Both stocks' stellar performances can be traced at least in part to strong unit revenue growth, which (combined with the falling cost of fuel) has led to rapid margin expansion. That margin expansion is likely to continue due to each airline's profit improvement initiatives. As a result, shares of JetBlue and Volaris could continue marching higher.
Unit revenue outperformance drives margin growth at JetBlue
Nearly every U.S. airline has had to contend with falling unit revenue this year, due to the impact of rising capacity and low oil prices. However, that hasn't been the case for JetBlue. Through the first six months of 2015, JetBlue's passenger unit revenue rose 2.9% year over year.
Since JetBlue's windfall from low oil prices hasn't been offset by falling unit revenue (as has been the case at most of its peers) its operating margin expanded by more than 10 percentage points in the first half of 2015. Operating income nearly tripled to $535 million from $182 million in the year-ago period.
Last Friday, JetBlue projected that passenger unit revenue will be roughly flat in Q3. That may be worse than what some investors expected. That said, the company is likely to start recording gains in ancillary revenue per passenger as it has started charging passengers for their first checked bag unless they buy a (more expensive) fare that includes checked baggage.
Furthermore, unit revenue growth may strengthen again in Q4 and 2016 as more passengers become subject to JetBlue's bag fees and as JetBlue expands its Mint premium transcontinental service. These and other strategic initiatives should drive hundreds of millions of dollars of incremental profit over the next few years.
Despite JetBlue's great profit growth potential -- and the stock's big gains this year -- JetBlue shares still trade for less than 14 times the company's projected 2015 earnings per share. That's a discount to the market, meaning that JetBlue stock is still fairly cheap. It's still not too late to profit from JetBlue's dramatic comeback.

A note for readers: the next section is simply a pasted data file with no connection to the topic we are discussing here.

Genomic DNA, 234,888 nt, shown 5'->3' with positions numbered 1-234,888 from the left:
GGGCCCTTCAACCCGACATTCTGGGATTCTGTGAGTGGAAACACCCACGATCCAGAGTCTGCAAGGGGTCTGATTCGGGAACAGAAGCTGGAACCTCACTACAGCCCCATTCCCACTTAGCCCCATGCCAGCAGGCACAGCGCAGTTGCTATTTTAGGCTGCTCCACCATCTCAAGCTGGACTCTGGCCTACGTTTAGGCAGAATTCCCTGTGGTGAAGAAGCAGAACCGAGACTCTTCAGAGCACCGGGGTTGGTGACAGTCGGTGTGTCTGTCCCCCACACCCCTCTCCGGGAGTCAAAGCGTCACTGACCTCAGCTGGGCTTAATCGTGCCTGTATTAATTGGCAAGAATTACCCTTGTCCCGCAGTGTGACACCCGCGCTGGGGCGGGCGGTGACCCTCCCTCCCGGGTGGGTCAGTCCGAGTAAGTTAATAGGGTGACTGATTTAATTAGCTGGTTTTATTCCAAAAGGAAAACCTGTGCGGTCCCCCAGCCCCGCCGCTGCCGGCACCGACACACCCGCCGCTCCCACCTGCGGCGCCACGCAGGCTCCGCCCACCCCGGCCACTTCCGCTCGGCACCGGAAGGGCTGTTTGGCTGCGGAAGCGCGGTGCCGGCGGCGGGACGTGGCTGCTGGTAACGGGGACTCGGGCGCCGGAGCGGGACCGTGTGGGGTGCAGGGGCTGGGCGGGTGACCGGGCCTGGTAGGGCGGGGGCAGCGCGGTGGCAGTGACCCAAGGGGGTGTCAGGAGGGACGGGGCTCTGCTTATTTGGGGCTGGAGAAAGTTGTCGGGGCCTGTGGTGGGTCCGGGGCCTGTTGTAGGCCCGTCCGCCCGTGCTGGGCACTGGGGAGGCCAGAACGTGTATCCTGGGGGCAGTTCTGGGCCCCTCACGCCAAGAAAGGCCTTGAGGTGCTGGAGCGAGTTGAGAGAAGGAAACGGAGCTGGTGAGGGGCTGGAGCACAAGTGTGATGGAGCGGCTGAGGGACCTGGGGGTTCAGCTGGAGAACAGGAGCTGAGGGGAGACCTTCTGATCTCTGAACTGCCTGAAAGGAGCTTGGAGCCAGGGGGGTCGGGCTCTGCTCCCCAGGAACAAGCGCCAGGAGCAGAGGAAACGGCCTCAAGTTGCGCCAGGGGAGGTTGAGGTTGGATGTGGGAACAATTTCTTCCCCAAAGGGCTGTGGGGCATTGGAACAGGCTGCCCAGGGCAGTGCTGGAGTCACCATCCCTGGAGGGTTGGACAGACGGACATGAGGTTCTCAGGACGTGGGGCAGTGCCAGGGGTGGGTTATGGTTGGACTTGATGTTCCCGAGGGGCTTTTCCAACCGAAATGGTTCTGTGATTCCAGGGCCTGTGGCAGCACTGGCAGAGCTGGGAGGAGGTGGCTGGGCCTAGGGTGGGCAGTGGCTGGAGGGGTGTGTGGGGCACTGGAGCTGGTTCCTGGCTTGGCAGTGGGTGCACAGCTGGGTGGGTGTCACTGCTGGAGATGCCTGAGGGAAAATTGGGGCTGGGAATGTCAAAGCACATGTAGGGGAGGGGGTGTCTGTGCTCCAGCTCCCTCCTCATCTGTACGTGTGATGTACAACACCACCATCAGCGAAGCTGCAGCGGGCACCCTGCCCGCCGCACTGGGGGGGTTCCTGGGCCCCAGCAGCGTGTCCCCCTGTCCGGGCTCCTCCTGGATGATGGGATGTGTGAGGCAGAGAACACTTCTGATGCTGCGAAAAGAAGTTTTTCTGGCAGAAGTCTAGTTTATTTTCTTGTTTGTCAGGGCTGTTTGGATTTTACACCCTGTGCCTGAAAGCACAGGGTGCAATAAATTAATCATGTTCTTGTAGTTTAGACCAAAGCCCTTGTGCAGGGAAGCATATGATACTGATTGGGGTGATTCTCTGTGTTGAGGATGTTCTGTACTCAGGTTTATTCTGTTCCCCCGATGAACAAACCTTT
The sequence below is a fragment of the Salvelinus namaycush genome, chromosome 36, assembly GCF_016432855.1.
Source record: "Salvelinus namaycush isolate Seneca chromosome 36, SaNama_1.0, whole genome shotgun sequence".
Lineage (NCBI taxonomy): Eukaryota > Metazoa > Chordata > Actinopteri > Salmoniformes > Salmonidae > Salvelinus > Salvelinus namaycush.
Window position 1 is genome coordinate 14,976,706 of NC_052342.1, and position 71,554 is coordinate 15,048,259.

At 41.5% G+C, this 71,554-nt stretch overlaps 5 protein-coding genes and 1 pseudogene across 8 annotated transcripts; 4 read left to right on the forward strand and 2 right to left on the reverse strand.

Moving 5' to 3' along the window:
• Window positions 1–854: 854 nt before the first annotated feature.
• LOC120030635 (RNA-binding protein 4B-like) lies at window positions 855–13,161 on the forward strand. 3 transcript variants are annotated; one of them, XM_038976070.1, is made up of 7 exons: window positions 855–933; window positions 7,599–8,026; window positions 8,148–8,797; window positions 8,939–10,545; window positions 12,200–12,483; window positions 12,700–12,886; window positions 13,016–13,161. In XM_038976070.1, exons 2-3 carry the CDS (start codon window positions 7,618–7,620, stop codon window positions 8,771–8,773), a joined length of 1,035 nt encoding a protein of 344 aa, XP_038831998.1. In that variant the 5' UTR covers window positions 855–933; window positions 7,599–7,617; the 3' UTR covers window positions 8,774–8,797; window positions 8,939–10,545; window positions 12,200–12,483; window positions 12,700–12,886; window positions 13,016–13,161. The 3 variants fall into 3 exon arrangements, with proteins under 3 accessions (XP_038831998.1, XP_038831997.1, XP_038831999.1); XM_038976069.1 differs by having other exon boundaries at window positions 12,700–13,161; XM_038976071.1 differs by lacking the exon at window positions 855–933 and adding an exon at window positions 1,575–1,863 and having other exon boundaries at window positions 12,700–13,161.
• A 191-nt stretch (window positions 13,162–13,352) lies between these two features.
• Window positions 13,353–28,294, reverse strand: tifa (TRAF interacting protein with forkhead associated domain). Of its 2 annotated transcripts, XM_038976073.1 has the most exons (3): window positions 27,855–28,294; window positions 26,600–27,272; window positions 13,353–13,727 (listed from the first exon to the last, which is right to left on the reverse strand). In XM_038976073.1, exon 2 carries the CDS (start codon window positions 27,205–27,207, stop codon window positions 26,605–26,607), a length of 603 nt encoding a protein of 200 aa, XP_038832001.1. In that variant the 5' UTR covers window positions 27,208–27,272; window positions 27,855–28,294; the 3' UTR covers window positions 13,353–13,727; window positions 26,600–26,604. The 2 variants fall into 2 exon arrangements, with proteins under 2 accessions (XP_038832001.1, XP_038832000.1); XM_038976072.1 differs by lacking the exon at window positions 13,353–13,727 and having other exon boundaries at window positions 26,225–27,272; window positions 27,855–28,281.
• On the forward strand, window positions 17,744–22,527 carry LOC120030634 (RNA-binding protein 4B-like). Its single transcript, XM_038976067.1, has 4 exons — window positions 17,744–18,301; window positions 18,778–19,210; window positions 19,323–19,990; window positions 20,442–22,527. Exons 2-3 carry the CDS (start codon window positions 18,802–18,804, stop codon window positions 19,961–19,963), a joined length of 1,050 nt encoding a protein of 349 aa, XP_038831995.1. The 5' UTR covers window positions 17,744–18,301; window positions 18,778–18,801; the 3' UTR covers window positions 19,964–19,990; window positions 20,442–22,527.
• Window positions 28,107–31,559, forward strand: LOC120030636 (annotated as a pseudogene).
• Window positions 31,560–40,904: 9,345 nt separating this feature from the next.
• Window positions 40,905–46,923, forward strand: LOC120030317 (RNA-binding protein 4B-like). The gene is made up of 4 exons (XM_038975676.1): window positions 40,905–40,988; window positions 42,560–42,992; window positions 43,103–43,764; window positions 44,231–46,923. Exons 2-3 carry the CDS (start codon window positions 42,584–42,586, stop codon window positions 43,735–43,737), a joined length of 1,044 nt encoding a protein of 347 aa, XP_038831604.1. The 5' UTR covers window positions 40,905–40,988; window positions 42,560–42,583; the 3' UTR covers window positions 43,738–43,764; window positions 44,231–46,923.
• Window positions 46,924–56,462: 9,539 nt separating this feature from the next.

Volaris makes a comeback, too
An even more impressive comeback has been playing out at Volaris over the past year. In the first half of 2014, Volaris posted an operating loss of $45 million. In the first half of this year, that reversed to a $45 million operating profit, representing 18.4 percentage points of margin improvement.
To some extent, the gains at Volaris are simply a reflection of the company's recovery from a period of overcapacity in the Mexican air travel market that peaked in early 2014. However, the company is also aggressively reducing its cost structure to drive further margin growth.
For example, Volaris added five seats to each of its A320 aircraft during the first half of 2015, increasing each plane's seating capacity by nearly 3% at a negligible marginal cost. Volaris also received its first two A321s -- 220-seat planes that are cheaper to operate on a per-seat basis -- a few months ago.
Volaris plans to add five more A321s to its fleet in 2016, driving unit costs down further. Four of those five orders have been placed this year, indicating management's confidence in the company's recovery.
Volaris does face one significant headwind worth noting: the strong dollar. The Mexican peso has fallen by about 25% against the dollar in the past year. This effectively makes dollar-denominated expenses like jet fuel and aircraft rent more expensive.
However, oil prices have fallen so far that Volaris is still saving a lot of money on fuel. Volaris has also increased its aircraft utilization this summer, helping to offset that cost inflation driver. Finally, 30% of Volaris' revenue is dollar-denominated, which is a natural hedge against currency fluctuations. Volaris is focusing most of its growth on the U.S. market, which will increase that natural hedge.
Like JetBlue, Volaris stock is trading at about 14 times the average analyst estimate for 2015 EPS -- and earnings estimates have risen steadily in recent months. That's quite low considering that Volaris is a genuine growth stock: It plans to grow at a double-digit rate for the foreseeable future, while reducing its cost structure by adding new, more fuel-efficient aircraft.
There may be some bumps along the way due to the immaturity of the Mexican aviation market, but Volaris stock looks quite cheap considering its strong earnings trajectory and the extent of its growth opportunity.
Adam Levine-Weinberg owns shares of Volaris and is long January 2017 $17 calls on JetBlue Airways and long December 2015 $10 calls on Volaris. The Motley Fool has no position in any of the stocks mentioned. Try any of our Foolish newsletter services free for 30 days. We Fools may not all hold the same opinions, but we all believe that considering a diverse range of insights makes us better investors. The Motley Fool has a disclosure policy.